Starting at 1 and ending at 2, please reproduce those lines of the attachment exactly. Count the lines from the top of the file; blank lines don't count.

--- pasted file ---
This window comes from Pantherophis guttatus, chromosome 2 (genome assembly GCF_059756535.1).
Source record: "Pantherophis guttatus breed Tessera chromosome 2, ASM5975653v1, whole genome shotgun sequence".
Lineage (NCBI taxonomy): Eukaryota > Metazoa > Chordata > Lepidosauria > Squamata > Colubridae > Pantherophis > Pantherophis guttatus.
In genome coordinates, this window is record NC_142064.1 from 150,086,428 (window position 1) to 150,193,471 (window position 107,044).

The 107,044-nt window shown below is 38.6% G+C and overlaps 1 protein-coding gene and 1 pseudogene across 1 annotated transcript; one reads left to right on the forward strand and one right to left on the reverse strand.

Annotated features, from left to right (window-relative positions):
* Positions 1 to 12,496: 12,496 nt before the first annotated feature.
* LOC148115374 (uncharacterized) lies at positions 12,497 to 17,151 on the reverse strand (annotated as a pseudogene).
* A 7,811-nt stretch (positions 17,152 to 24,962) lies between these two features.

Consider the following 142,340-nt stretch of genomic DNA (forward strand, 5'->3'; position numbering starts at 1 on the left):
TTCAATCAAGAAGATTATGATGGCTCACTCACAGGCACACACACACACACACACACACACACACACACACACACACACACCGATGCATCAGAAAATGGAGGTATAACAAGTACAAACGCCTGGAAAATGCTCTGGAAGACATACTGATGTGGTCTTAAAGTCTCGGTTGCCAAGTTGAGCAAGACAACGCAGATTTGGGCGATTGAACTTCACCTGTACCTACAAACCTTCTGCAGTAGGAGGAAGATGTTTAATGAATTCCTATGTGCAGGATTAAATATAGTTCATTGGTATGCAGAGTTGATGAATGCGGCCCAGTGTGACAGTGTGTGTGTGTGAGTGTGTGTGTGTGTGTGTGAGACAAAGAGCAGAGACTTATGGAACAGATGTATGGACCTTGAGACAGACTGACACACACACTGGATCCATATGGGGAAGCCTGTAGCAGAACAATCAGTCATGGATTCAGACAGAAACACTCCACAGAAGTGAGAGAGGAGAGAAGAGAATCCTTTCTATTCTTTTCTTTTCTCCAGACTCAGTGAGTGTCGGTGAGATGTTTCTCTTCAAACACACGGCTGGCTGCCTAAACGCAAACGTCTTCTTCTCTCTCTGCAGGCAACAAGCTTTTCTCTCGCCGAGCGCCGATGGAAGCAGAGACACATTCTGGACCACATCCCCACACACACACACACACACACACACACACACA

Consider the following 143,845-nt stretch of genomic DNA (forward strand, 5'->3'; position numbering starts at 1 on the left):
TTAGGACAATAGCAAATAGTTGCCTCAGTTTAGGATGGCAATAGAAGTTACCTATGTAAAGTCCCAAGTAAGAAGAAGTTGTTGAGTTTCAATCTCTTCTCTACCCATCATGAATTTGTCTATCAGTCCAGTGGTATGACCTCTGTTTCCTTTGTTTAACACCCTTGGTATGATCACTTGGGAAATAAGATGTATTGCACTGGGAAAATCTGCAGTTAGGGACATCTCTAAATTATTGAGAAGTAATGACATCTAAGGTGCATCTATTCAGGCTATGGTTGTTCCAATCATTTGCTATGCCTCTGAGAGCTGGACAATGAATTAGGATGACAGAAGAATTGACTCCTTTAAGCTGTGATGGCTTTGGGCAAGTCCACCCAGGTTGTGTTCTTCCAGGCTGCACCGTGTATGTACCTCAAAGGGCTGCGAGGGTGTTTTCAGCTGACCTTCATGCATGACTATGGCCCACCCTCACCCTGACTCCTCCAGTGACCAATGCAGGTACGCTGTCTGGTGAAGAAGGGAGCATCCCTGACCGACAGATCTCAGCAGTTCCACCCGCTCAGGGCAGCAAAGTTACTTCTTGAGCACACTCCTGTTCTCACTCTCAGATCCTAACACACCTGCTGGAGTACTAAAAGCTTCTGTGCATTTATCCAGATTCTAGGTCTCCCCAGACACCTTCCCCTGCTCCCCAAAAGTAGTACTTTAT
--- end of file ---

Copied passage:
This window comes from Pantherophis guttatus, chromosome 2 (genome assembly GCF_059756535.1).
Source record: "Pantherophis guttatus breed Tessera chromosome 2, ASM5975653v1, whole genome shotgun sequence".